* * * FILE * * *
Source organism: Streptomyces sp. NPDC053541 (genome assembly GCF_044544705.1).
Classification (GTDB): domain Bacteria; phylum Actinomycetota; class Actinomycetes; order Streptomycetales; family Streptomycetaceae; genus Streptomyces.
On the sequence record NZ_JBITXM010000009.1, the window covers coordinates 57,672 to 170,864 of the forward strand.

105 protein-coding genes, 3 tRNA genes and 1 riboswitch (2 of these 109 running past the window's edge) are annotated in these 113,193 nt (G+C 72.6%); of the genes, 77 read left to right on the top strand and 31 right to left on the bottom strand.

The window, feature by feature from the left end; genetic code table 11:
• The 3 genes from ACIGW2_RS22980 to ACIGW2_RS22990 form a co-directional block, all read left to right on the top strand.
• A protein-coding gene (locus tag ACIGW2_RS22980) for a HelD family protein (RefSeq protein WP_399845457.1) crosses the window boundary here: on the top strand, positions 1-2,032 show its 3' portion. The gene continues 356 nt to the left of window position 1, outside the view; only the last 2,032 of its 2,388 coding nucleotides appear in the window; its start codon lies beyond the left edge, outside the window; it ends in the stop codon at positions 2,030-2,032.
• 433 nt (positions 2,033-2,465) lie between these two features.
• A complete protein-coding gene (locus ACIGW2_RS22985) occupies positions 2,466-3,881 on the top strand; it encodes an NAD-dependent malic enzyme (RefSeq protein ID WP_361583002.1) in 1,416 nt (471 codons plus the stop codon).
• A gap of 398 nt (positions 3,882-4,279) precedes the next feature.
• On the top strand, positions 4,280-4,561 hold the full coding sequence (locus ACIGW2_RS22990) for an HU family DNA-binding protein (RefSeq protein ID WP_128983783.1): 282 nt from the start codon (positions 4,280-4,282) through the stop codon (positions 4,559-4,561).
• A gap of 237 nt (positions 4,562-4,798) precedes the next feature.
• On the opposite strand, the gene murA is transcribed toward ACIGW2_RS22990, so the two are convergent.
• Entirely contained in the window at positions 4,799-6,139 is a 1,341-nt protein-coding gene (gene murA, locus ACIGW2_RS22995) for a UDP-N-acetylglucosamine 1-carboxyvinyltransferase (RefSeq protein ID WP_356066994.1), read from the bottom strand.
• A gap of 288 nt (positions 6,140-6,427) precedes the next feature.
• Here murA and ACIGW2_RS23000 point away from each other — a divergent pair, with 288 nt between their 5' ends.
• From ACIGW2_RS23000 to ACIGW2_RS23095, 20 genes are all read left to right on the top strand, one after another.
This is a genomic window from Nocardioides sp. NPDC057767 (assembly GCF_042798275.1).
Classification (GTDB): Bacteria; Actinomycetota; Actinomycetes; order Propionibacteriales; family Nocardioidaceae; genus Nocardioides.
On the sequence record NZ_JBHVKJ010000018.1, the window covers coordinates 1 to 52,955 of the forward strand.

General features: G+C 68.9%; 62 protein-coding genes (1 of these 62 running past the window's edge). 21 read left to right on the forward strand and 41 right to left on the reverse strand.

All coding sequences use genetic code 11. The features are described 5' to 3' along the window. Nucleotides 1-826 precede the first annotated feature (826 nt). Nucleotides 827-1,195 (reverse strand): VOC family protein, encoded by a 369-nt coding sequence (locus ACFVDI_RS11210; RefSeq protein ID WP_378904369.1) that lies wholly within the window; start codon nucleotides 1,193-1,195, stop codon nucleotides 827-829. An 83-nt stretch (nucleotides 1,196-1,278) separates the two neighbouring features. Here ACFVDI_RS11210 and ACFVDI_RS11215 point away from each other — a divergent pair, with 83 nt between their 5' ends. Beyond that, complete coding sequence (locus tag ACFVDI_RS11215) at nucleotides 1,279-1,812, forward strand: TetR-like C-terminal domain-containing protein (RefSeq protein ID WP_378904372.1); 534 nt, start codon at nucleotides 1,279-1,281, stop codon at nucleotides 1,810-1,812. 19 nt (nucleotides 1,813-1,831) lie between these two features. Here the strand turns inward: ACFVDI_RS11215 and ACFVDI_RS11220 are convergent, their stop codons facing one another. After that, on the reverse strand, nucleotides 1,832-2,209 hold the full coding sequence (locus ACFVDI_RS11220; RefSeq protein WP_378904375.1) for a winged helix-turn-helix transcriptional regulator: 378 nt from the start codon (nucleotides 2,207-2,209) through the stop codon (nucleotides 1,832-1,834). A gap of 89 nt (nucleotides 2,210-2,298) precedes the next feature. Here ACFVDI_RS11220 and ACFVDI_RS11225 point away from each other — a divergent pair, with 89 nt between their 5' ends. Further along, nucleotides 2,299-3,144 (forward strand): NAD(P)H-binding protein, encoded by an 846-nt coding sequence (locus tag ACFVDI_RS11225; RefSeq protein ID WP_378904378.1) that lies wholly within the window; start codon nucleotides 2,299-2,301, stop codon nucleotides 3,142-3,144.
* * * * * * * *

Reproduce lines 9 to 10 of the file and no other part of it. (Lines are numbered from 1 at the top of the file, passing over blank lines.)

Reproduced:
• A complete protein-coding gene (locus ACIGW2_RS22985) occupies positions 2,466-3,881 on the top strand; it encodes an NAD-dependent malic enzyme (RefSeq protein ID WP_361583002.1) in 1,416 nt (471 codons plus the stop codon).
• A gap of 398 nt (positions 3,882-4,279) precedes the next feature.